England's old failings resurface
It was expected to be a needle game with plenty at stake, but it turned out to be one of the most one-sided matches of the tournament. England's batting has always been their Achilles heel throughout this tournament, and in the crunch game it failed them again.
As usual, the problem started right at the top, with the opening pair: apart from their century stand against Canada, England's openers have put together partnerships of 1, 12, 6, 1, 10, 7 and 9 - that's 46 runs in seven innings, an average of 6.57. Plenty has been said about Michael Vaughan's wretched form in this tournament, and he had another entirely forgettable game - he's now scored 130 runs from eight innings at an average of 16.25.
It was Vaughan's decision to bat after winning the toss, but the match-up at the start was always likely to be a bad one for England - Vaughan has struggled against Shaun Pollock's metronomic accuracy in both Tests and ODIs, and it was no different in this innings: Pollock conceded just two runs from the 20 deliveries he bowled to Vaughan, and that early exchange allowed Pollock to settle into an excellent rhythm, and ensured that South Africa took the early initiative, which they never let go. Though Pollock finished wicketless, he went for just 17 in ten overs in a spell which set the tone - it was his most economical ten-over spell in World Cups, and his sixth-most economical in all ODIs.
|Balls||Runs||Dismissals||Average||Runs per over|
If Pollock's domination of Vaughan was predictable, then so was England's collapse in the middle overs after a promising 58-run partnership for the fourth wicket between Andrew Strauss and Paul Collingwood. Throughout this tournament, England have managed to lose their way completely after threatening a challenging total: the table below lists how they have fared between the 31st and 40th overs in their five games against Test-playing teams - they average 34.6 runs for three wickets during this ten-over period, hardly the ideal launching pad going into the last ten overs of the innings.
|Versus||After 30 overs||After 40 overs||Runs, wkts in 10-over period|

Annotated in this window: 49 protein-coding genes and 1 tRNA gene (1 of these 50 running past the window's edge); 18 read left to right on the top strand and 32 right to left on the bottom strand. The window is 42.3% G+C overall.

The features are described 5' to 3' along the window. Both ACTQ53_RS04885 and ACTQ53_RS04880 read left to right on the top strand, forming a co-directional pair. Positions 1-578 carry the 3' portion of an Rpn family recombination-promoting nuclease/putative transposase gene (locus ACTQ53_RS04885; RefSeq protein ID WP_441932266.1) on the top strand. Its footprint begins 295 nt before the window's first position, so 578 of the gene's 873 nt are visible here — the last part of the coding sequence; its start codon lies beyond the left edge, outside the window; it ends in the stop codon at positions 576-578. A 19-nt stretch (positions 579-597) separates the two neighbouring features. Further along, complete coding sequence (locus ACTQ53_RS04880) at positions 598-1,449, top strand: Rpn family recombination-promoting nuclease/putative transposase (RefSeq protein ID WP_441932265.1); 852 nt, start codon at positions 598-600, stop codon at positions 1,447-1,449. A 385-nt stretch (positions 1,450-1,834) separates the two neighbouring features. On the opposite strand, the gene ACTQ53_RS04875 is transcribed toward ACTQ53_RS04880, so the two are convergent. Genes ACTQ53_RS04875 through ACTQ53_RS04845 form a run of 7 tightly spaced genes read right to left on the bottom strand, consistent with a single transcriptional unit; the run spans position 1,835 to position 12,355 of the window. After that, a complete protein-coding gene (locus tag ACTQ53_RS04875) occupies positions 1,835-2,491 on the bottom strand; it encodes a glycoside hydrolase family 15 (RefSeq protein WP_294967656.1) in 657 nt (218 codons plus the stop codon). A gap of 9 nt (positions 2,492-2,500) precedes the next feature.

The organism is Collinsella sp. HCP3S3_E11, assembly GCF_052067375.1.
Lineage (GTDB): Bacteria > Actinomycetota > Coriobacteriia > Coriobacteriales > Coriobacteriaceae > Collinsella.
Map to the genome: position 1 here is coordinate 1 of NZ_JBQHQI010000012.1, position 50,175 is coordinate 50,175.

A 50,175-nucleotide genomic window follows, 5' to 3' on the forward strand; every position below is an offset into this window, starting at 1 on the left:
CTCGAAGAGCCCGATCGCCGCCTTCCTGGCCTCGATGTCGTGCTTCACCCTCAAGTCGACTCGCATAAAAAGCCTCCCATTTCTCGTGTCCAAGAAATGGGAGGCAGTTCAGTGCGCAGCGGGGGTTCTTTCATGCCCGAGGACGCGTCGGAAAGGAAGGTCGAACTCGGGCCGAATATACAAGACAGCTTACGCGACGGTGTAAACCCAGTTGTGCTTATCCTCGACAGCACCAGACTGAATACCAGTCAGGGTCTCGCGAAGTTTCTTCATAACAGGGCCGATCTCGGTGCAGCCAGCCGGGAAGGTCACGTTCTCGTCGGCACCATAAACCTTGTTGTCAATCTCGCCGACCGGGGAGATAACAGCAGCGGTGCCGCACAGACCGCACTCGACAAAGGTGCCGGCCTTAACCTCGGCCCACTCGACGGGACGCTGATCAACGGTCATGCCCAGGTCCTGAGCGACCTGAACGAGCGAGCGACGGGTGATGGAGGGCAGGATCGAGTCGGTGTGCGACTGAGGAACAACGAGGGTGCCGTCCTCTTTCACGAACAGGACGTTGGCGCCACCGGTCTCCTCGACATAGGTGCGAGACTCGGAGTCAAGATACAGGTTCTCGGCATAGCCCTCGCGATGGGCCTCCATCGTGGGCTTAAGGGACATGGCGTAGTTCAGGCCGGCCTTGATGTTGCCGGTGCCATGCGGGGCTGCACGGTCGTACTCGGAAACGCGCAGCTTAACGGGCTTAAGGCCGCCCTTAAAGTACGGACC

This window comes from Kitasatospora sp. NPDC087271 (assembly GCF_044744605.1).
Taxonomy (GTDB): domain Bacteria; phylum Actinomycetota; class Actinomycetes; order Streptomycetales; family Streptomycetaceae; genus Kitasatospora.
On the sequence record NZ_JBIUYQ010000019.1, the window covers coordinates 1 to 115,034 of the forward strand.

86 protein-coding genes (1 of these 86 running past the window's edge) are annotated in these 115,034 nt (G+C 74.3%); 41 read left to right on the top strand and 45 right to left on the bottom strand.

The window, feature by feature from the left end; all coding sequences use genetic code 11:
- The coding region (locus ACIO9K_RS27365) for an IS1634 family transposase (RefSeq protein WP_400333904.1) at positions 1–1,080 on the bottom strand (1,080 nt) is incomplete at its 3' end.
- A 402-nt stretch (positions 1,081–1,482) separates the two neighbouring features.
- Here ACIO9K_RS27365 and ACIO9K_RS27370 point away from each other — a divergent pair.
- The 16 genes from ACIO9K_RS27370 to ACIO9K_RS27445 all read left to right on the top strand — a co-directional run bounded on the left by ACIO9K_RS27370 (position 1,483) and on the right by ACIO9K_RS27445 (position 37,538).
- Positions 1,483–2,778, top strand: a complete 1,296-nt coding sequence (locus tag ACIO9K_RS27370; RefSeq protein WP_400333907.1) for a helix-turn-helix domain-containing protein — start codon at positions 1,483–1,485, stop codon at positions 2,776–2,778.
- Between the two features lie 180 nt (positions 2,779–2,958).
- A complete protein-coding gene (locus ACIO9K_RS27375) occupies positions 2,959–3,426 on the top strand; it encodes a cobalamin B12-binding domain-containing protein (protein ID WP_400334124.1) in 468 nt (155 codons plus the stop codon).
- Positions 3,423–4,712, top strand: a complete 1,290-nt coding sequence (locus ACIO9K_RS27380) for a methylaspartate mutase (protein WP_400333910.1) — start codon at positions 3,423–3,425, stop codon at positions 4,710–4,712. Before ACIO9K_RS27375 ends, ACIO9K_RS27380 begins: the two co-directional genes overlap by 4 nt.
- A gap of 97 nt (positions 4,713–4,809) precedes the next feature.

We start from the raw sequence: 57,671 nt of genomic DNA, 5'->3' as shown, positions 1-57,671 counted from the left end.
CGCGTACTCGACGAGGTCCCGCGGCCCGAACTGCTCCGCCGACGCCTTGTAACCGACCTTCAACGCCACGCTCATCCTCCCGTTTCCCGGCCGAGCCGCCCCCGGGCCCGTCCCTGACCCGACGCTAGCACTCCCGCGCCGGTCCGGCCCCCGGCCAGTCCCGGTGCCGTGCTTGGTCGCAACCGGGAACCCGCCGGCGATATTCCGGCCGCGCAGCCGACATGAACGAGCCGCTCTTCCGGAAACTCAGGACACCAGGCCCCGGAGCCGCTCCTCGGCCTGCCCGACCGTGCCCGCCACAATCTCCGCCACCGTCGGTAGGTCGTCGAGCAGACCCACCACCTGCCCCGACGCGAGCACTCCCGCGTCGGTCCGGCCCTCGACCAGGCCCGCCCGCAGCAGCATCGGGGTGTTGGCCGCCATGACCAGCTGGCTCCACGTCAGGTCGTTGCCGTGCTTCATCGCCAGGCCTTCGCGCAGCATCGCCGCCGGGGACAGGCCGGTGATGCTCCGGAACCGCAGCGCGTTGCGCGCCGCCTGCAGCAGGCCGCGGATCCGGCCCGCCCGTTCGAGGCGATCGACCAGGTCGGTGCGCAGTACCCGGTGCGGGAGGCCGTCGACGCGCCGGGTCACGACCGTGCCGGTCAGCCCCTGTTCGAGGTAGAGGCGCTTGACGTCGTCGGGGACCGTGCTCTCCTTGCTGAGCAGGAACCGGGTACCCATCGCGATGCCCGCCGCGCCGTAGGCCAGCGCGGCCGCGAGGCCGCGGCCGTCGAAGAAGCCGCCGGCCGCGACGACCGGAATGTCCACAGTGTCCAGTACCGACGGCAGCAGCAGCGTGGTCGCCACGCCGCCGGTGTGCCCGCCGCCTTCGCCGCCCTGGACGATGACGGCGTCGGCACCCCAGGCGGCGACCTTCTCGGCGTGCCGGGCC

|New Zealand||112 for 3||145 for 7||33 for 4|
|Sri Lanka||132 for 2||183 for 4||51 for 2|
|Australia||166 for 3||196 for 5||30 for 2|
|Bangladesh||107 for 4||136 for 6||29 for 2|
|South Africa||104 for 3||134 for 8||30 for 5|
All the South African bowlers did the job perfectly, but their star was undoubtedly Andrew Hall, whose late burst completely destroyed England. Cricinfo's pre-tournament analysis on South Africa had nailed Hall's ability to turn it on with the old ball, and here he proved it yet again. He had gone for just ten in his first five overs, but as the table below shows, the batsmen handled him relatively comfortably in that spell - their in-control factor against him was nearly 87%, which means they were beaten by only four of the 30 deliveries Hall bowled to them. In his last five overs, the in-control percent reduced dramatically to 56.67%.
|Batsmen's in-control factor v Hall||Hall's figures|
|First 5 overs||86.67% (26 out of 30)||5-2-10-0|
|Last five overs||56.67% (17 out of 30)||5-0-8-5|
Hall's 5 for 18 are his best ODI figures, while these are also the best returns for a South African bowler against England, and in all World Cup matches. The only other South African bowler to take a five-for against England is Pollock - he took 5 for 20 against them at Johannesburg in 1999-2000. Lance Klusener's 5 for 21 against Kenya in 1999 were the earlier best figures by a South African bowler in World Cups.
Hall now has 93 wickets from 84 ODIs, while his World Cup stats have improved to 19 wickets in 11 games at an average of 20.78. Hall became the fifth South African bowler to take a five-for in World Cups - Klusener, Pollock, Andre Nel and Charl Langeveldt are the others. Interestingly, the three bowlers who have taken a five-for in this World Cup - Hall, Nel and Langeveldt - are all South African.
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